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Legal protection is afforded to certain species in England and Wales through UK and European legislation. The presence or likely presence of protected species is always identified if we carry out a Preliminary Ecological Assessent1, but sometimes local authorities will request a species survey without prior ecological survey. This can often occur with bat surveys when there are buildings on a development site.

Pure Ecology has gained extensive knowledge working with protected species and have experienced surveyors, all of whom hold relevant licences from Natural England or Natural Resources Wales for the work. We are able to undertake baseline surveys, produce mitigation strategies 1and help you obtain a European Protected Species mitigation licence2 for development. Most frequently, development mitigation licences are required for bats, great-crested newt or dormice.

Bat Surverys
Pure Ecology is a leading consultancy for bat surveys with specialist capabilities for roost assessments and landscape appraisals. Our specialism has developed from large scale developments and historic building surveys. We can support a wide range of projects from house extensions and barn conversions to landscape level studies for infrastructure schemes, master planning and renewables.

Pure Ecology uses advanced survey techniques including bioacoustic systems, mist netting and radio-tracking. These techniques not only provide robust baseline information, but are efficient and cost effective methods. Our ecological consultants have a wealth of experience and are licensed to survey in England and Wales. Mitigation designs have been developed for habitat fragmentation, woodland loss and impacts on building roosts. We have acquired specialist knowledge and skill for mitigation design on scheduled ancient monuments and listed buildings, which require particular consideration to the historic character of the site. We work extensively in Monmouthshire and Herefordshire and examples of our projects on churches, manor houses and traditional barns can be found on our case studies1 page.

The legal protection afforded to European Protected Species such as bats is complex and spans a number of Regulations and Acts. Bat surveys are commonly requested by planning authorities where development projects are likely to affect built structures or mature trees and the ecological assessment needs to be tailored to the species that are present. Certain actions affecting bats and their habitats may need to be undertaken under licence2 from statutory bodies where it can be demonstrated that the conservation status of bats can be maintained and enhanced through appropriate mitigation and compensation measures.

Tree Climbing Surveys for Bats
As well as roosting within buildings, bats often use cracks, hollows and holes in trees for shelter; in fact some species are almost exclusively tree-dwelling. Surveying tree roosts can be difficult and ground-based surveys are often inadequate when it comes to definitive information regarding the presence of bats within a tree. Climbing trees to get a closer view of potentially suitable roosting features can be an extremely effective way of determining the presence or absence of bats and can be undertaken at almost any time of the year. This method may avoid the need for costly dusk and dawn emergence surveys and may prevent delays imposed by the timing of such surveys.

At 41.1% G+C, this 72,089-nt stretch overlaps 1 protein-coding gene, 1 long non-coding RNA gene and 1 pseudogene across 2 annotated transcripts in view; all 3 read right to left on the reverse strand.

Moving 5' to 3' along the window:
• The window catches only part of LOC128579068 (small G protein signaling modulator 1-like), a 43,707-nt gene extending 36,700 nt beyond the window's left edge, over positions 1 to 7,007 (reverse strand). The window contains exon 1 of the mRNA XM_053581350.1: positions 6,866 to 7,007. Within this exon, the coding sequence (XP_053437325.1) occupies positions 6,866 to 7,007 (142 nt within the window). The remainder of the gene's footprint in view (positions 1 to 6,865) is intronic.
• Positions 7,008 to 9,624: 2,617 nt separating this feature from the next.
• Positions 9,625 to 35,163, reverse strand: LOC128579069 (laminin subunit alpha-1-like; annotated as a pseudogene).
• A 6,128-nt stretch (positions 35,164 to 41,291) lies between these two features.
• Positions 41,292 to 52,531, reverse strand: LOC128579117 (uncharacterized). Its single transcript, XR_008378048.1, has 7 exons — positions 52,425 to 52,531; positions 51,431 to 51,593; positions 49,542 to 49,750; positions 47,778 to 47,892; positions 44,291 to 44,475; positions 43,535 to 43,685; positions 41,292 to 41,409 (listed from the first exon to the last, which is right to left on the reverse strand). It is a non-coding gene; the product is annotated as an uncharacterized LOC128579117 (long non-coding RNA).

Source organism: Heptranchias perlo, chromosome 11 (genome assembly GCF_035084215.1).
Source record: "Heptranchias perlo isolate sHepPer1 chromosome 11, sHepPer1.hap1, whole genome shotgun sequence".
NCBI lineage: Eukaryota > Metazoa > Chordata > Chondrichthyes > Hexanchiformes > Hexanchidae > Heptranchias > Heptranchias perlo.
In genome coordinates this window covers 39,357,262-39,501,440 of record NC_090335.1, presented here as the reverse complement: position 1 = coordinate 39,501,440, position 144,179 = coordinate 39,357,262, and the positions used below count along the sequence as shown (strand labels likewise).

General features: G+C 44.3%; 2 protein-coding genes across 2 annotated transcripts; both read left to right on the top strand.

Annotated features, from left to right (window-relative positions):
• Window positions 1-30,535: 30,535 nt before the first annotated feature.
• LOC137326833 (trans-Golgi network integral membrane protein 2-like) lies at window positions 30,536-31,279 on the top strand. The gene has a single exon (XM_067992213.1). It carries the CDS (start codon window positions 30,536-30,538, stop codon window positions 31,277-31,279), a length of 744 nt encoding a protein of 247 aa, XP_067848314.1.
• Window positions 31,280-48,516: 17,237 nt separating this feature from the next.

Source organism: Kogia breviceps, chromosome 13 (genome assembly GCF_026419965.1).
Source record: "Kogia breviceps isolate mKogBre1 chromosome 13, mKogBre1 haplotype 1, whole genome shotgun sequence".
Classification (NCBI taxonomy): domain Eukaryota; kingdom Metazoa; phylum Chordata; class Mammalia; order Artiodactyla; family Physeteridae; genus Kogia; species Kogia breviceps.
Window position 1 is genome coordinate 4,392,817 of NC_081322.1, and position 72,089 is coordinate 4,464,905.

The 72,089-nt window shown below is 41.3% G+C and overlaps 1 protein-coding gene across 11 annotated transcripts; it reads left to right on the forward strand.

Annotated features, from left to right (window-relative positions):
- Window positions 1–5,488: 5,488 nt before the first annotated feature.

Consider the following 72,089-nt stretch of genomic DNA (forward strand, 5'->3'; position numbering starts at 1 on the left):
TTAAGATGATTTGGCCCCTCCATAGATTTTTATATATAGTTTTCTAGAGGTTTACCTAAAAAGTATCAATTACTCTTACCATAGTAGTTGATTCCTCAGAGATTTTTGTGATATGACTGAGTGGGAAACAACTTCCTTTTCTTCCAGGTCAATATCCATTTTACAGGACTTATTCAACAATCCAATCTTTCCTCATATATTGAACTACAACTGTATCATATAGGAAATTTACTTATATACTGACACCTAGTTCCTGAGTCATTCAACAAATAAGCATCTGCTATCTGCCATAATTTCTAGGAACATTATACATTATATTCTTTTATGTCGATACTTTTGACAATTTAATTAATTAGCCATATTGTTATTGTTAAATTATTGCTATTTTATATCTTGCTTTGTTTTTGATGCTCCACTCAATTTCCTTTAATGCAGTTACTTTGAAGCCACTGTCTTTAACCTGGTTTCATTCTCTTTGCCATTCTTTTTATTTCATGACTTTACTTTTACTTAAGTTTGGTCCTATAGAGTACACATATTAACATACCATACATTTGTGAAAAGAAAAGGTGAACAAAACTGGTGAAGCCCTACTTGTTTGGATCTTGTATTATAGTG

Surveying trees for bats is highly specialised work and consultant ecologists at Pure Ecology Ltd. are experienced both in ground-based and tree climbing surveys for bats. Tree roosts tend to be much harder to survey. Several of our licensed bat surveyors are LANTRA trained in tree climbing and aerial rescue to undertake tree surveys for roosting bats.

Great Crested Newt Survey
The great crested newt (Triturus cristatus) breeds in ponds and use terrestrial habitats such as rough grassland, hedgerows, woodland and scrub to forage and find shelter. They are a European Protected Species which means their habitat is afforded legal protection and development within 500m of ponds often require assessment of local great crested newt populations.

The great crested newt is a species for which the timing of surveys is seasonally constrained, with surveys restricted from mid-March to mid-June, when the adults gather within their breeding ponds. Surveys undertaken outside of these optimal times are generally considered to be inconclusive and are unlikely to be accepted by Planning Authorities or Natural England.

Environmental DNA (eDNA) analysis is a new method for species monitoring in water bodies. Natural England has approved this method for the determination of great crested newt presence or absence following Defra funded research into the application of this technique.

Otter Survey
The otter (Lutra lutra) is a species associated with water courses and are often considered to be a material consideration by planning authorities for developments that affect canals, rivers or streams.

The otter is a European Protected Species and certain actions affecting their habitats may need to be undertaken under licence from statutory bodies. Development projects need to be able to demonstrated that the conservation status of otters can be maintained and enhanced through appropriate mitigation and compensation measures.

Bird Survey